High jewellery is the talk of the town. The luxury jewellery market is growing and for the first time ever, it’s a younger crowd driving the increased interest. Shoppers born after 1980 are beginning to engage with luxury and are set to become the big-gem purchasers of tomorrow.

So, what exactly is high jewellery? There are different terms used to define a variety of jewellery types, from costume and fashion jewellery to fine or high-end jewellery. In recent years, the line that separates the different jewellery categories has become somewhat blurred.

But there is still a wide distinction between the mass-produced jewellery sold in high street fashion stores and the distinctive superior quality fine jewellery found in high-end jewellers, such as that found in our own Clark Collection.

High jewellery is a relatively new term. It is essentially akin to the haute couture of the fashion world. Before we further define it, let’s take a brief look at how jewellery has developed through history.

Jewellery – a potted history

Jewellery has been around since man’s earliest documented time on earth. Interest in personal adornment has a rich history that spans all cultures. Jewellery made from shells, stone and bone pre-dates modern man and can be traced back to pre-historic times.

It was recently uncovered that Eagle talons derived from the Neanderthal site of Krapina in Croatia were used as jewellery. The pieces were dated as having been made 135,000 years ago! It is thought early jewellery was worn as protection from danger or as a mark of status.

The ancient world discovered how to work metals. Some of the earliest known artefacts are from the Varna civilisation in Eastern Bulgaria. Gold artefacts have been discovered in graves dating back as early as 4560-4450 BC. Jewellery was thought to be buried with the dead to protect them in the afterlife.

India may have been the first country to mine for diamonds (around 300 BC). Around 1400 BC the Greeks began using gemstones in their jewellery. Over time, metalworking techniques grew in sophistication and jewellery decorations became more intricate.

In medieval times, jewellery in Europe reflected a hierarchical and status-conscious society, with gold, silver and precious gems worn by Royalty and nobility. Colours from polished gems and enamels were highly valued.

Around the 17th century during the renaissance period, jewellery producing became more elaborate and colourful. The era saw advances in stone cutting techniques and jewellery became more widely available.

The concept of costume jewellery took off in the 18th century. It is during this time that diamond jewellery also began to grow in popularity. By the 19th century jewellery began to be mass produced, using imitation gemstones and cheaper metals, making it available to all. In 1892, Austrian jeweller Daniel Swarovski developed his own rhinestones using high-lead content glass. The resulting glass stones resembled the shimmer and shine of colourful gemstones like emeralds, rubies and sapphires.

Until the early 20th century, costume jewellery was looked down upon as only for those who couldn’t afford the jewellery made with real gemstones. However, Paris fashion designer Coco Chanel changed that, shifting tastes from delicate fine jewels to colourful statement costume pieces.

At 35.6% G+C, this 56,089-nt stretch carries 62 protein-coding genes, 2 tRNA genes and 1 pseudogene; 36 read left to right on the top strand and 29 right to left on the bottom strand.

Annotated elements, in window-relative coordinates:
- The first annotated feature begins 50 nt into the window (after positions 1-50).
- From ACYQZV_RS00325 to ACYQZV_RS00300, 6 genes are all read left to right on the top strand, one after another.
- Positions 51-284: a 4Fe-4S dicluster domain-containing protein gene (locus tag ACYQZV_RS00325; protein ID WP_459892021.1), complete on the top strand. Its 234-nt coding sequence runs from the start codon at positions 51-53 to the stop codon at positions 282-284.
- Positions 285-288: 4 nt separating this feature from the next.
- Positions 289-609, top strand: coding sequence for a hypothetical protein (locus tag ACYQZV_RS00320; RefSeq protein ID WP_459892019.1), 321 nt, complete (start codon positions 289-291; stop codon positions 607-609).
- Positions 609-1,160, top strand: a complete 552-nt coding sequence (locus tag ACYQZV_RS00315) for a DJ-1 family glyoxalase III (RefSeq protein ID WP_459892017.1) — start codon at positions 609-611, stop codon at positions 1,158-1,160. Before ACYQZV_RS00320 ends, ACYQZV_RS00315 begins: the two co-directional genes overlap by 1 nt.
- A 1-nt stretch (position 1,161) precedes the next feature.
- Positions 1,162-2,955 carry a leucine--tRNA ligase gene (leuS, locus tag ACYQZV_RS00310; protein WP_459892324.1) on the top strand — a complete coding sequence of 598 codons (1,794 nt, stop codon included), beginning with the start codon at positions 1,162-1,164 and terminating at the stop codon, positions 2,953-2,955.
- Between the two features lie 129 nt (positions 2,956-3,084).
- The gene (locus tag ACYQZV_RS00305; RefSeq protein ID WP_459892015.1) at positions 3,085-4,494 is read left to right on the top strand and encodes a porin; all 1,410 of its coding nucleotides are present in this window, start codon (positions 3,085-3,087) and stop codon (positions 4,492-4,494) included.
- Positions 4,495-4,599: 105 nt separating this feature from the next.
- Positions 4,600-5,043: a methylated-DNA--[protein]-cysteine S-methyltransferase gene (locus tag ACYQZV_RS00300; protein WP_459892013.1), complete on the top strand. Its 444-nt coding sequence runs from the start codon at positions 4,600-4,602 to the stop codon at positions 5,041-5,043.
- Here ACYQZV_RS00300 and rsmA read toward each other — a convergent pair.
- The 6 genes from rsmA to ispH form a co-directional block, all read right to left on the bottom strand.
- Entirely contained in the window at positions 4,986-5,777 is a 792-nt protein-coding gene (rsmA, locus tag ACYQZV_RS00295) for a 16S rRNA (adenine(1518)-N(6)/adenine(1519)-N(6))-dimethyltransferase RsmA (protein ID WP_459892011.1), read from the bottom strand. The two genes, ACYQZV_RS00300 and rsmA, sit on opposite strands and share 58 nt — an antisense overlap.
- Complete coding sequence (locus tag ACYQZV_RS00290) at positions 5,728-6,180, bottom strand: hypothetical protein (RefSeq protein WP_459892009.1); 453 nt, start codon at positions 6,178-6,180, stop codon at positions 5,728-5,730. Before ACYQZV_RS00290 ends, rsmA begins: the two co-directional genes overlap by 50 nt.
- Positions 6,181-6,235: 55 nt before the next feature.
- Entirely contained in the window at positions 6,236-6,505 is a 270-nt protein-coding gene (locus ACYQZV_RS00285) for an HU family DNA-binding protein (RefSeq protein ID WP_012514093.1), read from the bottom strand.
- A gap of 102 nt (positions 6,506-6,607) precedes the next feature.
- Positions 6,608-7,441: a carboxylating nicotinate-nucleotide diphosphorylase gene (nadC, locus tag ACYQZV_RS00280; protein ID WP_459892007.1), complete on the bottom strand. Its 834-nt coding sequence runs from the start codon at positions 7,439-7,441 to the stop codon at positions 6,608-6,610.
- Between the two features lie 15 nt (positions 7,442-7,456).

Costume jewellery designs have embraced different trends through the decades of the 20th and 21st centuries, from the Art Deco influences in the early 20th Century to post war retro and the Bauhaus movement of the 1950s.

What is high jewellery?

High jewellery is a distinctive form of jewellery which could be described as fine jewellery with the decadent design art of costume jewellery. The distinction between high jewellery and costume jewellery is in the quality and the price tag. High jewellery is exceptional to look at, is made with gemstones of superior quality and has a price tag to match.

The difference between fine jewellery and high jewellery essentially comes down to ‘high’ being synonymous with rare. High jewellery pieces are the ones most humble folk dare not glance at – the price tag will likely be into the tens of thousands of pounds.

High jewellery items are the masterpieces of the jewellery industry incorporating the finest authentic gemstones and flawless craftsmanship. High jewellery is captivating, innovative and brings to the fore truly breathtaking designs. Think of jewellery on the Paris catwalks by the likes of Boucheron, Chanel, Dior, Cartier and Chaumet and you get the picture.

High jewellery pieces are stunning, one-of-a-kind creations showcasing luxurious gemstones and wow-factor details. Simply put, high jewellery turns heads.

This type of jewellery represents the masterpieces in a jewellery collection. The essence of high jewellery is in the intricate detailing not visible to the untrained eye. These are quite simply works of art.

At W.E. Clark we have been commissioned to make a number of bespoke pieces of high jewellery using very rare stones. We love to make striking pieces of jewellery that can be handed down to the next generation and we are really proud of the fine pieces we make.